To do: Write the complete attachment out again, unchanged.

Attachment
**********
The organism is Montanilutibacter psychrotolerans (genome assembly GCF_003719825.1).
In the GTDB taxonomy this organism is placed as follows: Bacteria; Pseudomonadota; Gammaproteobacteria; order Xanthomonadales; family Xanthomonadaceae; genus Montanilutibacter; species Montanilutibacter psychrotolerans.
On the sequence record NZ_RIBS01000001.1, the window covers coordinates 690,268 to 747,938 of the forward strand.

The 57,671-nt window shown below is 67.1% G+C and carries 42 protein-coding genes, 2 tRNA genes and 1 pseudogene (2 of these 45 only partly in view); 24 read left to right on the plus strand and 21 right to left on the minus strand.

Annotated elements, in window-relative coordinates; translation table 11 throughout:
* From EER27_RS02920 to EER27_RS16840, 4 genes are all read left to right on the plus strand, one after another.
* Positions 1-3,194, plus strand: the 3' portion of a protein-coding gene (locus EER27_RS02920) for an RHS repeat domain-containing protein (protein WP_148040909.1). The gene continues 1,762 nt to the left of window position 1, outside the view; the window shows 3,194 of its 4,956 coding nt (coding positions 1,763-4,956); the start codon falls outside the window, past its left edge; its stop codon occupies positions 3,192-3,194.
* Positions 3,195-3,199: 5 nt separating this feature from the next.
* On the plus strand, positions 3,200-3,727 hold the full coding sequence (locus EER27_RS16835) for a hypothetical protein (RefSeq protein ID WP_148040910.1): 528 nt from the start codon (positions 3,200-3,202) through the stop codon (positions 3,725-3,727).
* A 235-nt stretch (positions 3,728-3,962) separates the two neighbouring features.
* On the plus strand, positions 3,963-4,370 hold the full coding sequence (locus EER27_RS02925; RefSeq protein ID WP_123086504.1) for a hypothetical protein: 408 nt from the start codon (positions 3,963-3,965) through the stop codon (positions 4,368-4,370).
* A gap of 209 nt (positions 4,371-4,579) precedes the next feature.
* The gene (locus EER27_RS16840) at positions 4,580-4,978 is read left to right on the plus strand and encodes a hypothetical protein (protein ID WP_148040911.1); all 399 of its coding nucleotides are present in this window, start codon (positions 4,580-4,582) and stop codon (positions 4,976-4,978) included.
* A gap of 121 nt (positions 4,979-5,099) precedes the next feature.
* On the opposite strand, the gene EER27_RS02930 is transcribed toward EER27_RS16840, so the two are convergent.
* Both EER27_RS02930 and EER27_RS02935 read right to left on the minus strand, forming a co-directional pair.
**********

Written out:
The organism is Montanilutibacter psychrotolerans (genome assembly GCF_003719825.1).
In the GTDB taxonomy this organism is placed as follows: Bacteria; Pseudomonadota; Gammaproteobacteria; order Xanthomonadales; family Xanthomonadaceae; genus Montanilutibacter; species Montanilutibacter psychrotolerans.
On the sequence record NZ_RIBS01000001.1, the window covers coordinates 690,268 to 747,938 of the forward strand.

The 57,671-nt window shown below is 67.1% G+C and carries 42 protein-coding genes, 2 tRNA genes and 1 pseudogene (2 of these 45 only partly in view); 24 read left to right on the plus strand and 21 right to left on the minus strand.

Annotated elements, in window-relative coordinates; translation table 11 throughout:
* From EER27_RS02920 to EER27_RS16840, 4 genes are all read left to right on the plus strand, one after another.
* Positions 1-3,194, plus strand: the 3' portion of a protein-coding gene (locus EER27_RS02920) for an RHS repeat domain-containing protein (protein WP_148040909.1). The gene continues 1,762 nt to the left of window position 1, outside the view; the window shows 3,194 of its 4,956 coding nt (coding positions 1,763-4,956); the start codon falls outside the window, past its left edge; its stop codon occupies positions 3,192-3,194.
* Positions 3,195-3,199: 5 nt separating this feature from the next.
* On the plus strand, positions 3,200-3,727 hold the full coding sequence (locus EER27_RS16835) for a hypothetical protein (RefSeq protein ID WP_148040910.1): 528 nt from the start codon (positions 3,200-3,202) through the stop codon (positions 3,725-3,727).
* A 235-nt stretch (positions 3,728-3,962) separates the two neighbouring features.
* On the plus strand, positions 3,963-4,370 hold the full coding sequence (locus EER27_RS02925; RefSeq protein ID WP_123086504.1) for a hypothetical protein: 408 nt from the start codon (positions 3,963-3,965) through the stop codon (positions 4,368-4,370).
* A gap of 209 nt (positions 4,371-4,579) precedes the next feature.
* The gene (locus EER27_RS16840) at positions 4,580-4,978 is read left to right on the plus strand and encodes a hypothetical protein (protein ID WP_148040911.1); all 399 of its coding nucleotides are present in this window, start codon (positions 4,580-4,582) and stop codon (positions 4,976-4,978) included.
* A gap of 121 nt (positions 4,979-5,099) precedes the next feature.
* On the opposite strand, the gene EER27_RS02930 is transcribed toward EER27_RS16840, so the two are convergent.
* Both EER27_RS02930 and EER27_RS02935 read right to left on the minus strand, forming a co-directional pair.